By 2008, she’d been switched to fentanyl and was discharged with a repeat prescription for fentanyl lozenges.

How did you become addicted to opioid painkillers?

“I was told to take a maximum of eight lozenges a day, which I managed for a couple of months,” Cathryn, author of Painkiller Addict: From Wreckage to Redemption, tells me. “Then, one day, I took an extra lozenge. My relationship had ended, I was sick of being a passive patient and so I thought I’d take my dosage into my own hands. It was the start of my descent into addiction.”

How bad did it get?

“My worst memory was writing a note every night and putting it under my pillow, knowing that if I overdosed in my sleep, it would be my mum who found it the next morning.

“I wrote that I was sorry and I didn’t know what to do. I was taking 45-50 lozenges a day at this point and every waking moment was filled with the cravings to take them, and the constant threat of withdrawals that started within an hour of each lozenge. It was hell.”

Incredibly, all the opioids Cathryn was consuming were provided on prescription from her GP.

“I was taking 45-50 lozenges a day,” says Cathryn

Looking back, are you angry at your doctors for prescribing painkillers to you?

“I’m angry with a system that still has no support for GPs faced with a patient who has been left for too long on ever-increasing doses, and which gave me no support.

“I was refused inpatient NHS detox and offered methadone as an outpatient. I knew I needed to be an inpatient and so I refused the methadone, I also felt, rightly or wrongly, that putting me onto another addictive substance would not be right. I knew I needed to be somewhere that took the painkillers away from me and offered support and help.”

Eventually, Cathryn’s GP cut her off and said he’d only give her one more week – then no more.

She found a rehab on Google, put her cottage up for sale and borrowed thousands of pounds from her parents.

“I’m furious that there are thousands of people out there who don’t have the privileges I had and cannot fund private rehab for themselves.”

Alex’s story

Alex, a recovery support worker from Glasgow, started doing drugs when he was only 13. Now in his late forties, his spiral into addiction began with gateway drugs like cannabis. Before long, however, he was also abusing a variety of other substances including solvents, LSD and sleeping tablets.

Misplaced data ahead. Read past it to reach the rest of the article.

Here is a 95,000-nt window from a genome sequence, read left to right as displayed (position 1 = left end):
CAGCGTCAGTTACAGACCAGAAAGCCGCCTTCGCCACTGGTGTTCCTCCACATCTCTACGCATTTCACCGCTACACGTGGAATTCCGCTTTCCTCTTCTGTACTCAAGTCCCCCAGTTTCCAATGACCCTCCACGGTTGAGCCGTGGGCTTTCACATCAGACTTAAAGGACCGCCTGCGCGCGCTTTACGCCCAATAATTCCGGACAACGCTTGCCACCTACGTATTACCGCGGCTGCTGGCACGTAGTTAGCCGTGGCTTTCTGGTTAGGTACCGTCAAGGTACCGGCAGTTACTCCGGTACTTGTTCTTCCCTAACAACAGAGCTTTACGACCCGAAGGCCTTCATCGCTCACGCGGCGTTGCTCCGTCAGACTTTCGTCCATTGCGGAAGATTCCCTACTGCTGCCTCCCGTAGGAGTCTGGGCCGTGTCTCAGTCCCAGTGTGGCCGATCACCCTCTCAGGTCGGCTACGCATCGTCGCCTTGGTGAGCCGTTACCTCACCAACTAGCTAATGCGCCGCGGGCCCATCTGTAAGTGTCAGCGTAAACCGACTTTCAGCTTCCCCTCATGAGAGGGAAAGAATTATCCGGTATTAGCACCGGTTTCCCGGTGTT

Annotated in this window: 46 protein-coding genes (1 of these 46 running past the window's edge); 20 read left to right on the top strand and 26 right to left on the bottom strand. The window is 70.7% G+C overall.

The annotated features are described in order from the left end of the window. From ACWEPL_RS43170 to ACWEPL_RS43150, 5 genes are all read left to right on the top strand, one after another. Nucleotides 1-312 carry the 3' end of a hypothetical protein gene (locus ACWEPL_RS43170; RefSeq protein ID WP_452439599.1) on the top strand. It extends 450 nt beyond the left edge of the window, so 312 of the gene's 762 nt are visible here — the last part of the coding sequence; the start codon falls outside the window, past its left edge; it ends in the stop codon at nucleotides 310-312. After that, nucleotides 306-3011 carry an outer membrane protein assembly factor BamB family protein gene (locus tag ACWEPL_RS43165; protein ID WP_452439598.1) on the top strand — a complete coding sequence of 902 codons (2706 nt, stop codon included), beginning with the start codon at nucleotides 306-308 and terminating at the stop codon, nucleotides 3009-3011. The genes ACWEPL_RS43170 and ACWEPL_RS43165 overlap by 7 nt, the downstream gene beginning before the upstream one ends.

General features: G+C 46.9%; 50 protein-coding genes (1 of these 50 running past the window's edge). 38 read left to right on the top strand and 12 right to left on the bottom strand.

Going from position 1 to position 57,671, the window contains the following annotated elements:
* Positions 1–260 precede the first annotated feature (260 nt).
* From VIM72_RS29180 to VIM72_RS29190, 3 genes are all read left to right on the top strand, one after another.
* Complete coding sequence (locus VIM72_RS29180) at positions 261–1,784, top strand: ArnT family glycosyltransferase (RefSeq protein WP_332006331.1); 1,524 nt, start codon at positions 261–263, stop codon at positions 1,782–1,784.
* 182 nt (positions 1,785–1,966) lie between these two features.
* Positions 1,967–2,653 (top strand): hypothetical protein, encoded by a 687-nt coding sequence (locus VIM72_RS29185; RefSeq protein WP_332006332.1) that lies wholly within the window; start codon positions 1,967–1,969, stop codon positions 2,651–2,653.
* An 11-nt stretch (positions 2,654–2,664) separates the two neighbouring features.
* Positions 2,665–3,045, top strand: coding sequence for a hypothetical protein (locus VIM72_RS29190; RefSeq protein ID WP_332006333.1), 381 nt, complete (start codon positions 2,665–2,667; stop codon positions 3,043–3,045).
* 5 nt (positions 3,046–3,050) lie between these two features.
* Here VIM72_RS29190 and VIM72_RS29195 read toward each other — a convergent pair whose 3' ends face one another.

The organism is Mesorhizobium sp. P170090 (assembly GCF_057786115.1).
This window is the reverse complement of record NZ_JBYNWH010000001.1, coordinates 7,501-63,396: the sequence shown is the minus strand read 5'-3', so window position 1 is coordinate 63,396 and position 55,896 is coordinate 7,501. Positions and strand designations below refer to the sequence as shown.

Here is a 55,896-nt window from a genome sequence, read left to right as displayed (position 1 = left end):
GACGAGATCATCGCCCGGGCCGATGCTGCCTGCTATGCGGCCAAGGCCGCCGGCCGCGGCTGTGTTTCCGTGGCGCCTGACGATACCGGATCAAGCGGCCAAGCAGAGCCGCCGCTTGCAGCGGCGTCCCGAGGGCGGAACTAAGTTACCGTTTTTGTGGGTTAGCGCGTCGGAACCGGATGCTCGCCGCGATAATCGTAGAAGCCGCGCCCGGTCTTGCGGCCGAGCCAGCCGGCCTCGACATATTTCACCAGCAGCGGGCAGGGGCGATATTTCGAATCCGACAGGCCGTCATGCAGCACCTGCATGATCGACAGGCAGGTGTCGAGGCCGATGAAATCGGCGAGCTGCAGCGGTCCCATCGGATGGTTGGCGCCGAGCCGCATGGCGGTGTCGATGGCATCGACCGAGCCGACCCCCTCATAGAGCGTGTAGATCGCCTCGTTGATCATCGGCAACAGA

“I think what started it all off was just peer pressure really – from my friends. Plus, I was smoking cannabis every single day in my teens.”

How did your opioid addiction start?

“I started to spiral out of control in my twenties. It was then that I started experimenting with temazepam. I was heavily using tablets and that’s around the time my opioid addiction started.

“A family member of mine was on heroin and that’s when I started experimenting with opioids. To be honest I just really liked the feeling it gave me.

“I really had no information about drug addiction and just sort of fell into the lifestyle.”

Alex found himself stealing and lying to his family to support his addiction. “It was a dark time and something I’m not proud of.”

“I was injecting heroin and that’s when things got really bad. I was also in prison several times from 1994 to 2000.”

“I was injecting heroin and that’s when things got really bad”

What’s your most frightening memory from your time on drugs?

“That’s got to be when I had a blood clot in my late twenties. I eventually got MRSA and I was close to death.

“There’ve been loads of frightening times like that but that time was the worst – seeing the damage I was doing to myself physically.”

How did you eventually get help?

Alex has now been off drugs for five years after going to a rehab day programme. He went to college and now helps others as a recovery support worker.

“My life was pretty chaotic and I didn’t know about any treatment services. But I found out about community rehab and started volunteering.

“It also took some transforming on my part. I had to learn to smash my ego. I had to learn how to listen to other people and not keep thinking I’m always right.

“I had low self-esteem because of my addictions and was feeling a lot of guilt and shame. And I had to begin resolving some of that damage I’d done to my relationships.”

*Name changed to protect anonymity 

What to do if you think you may have a drug problem:

Rachel Britton, from Addaction, says there is some help out there for opioid addicts.

“Treatment journeys are tailored around the individual and their goals and aspirations regardless of what substance they have a problem with. With painkillers, there would be pharmalogical support too with reducing down using alternative medicines.

“The treatment that we offer at Addaction is likely to involve a psycho-social element, so it’s about understanding why someone has become dependent and work around those issues. We might also work alongside GPs if there are unresolved pain management concerns.

“It’s crucial that media publicise that there is a problem. The more that it’s in the public domain, the more people understand that they’re not alone. We need to spread the message that there is help available.”

(Images: Getty / Brett Douglas / Cathryn Kemp)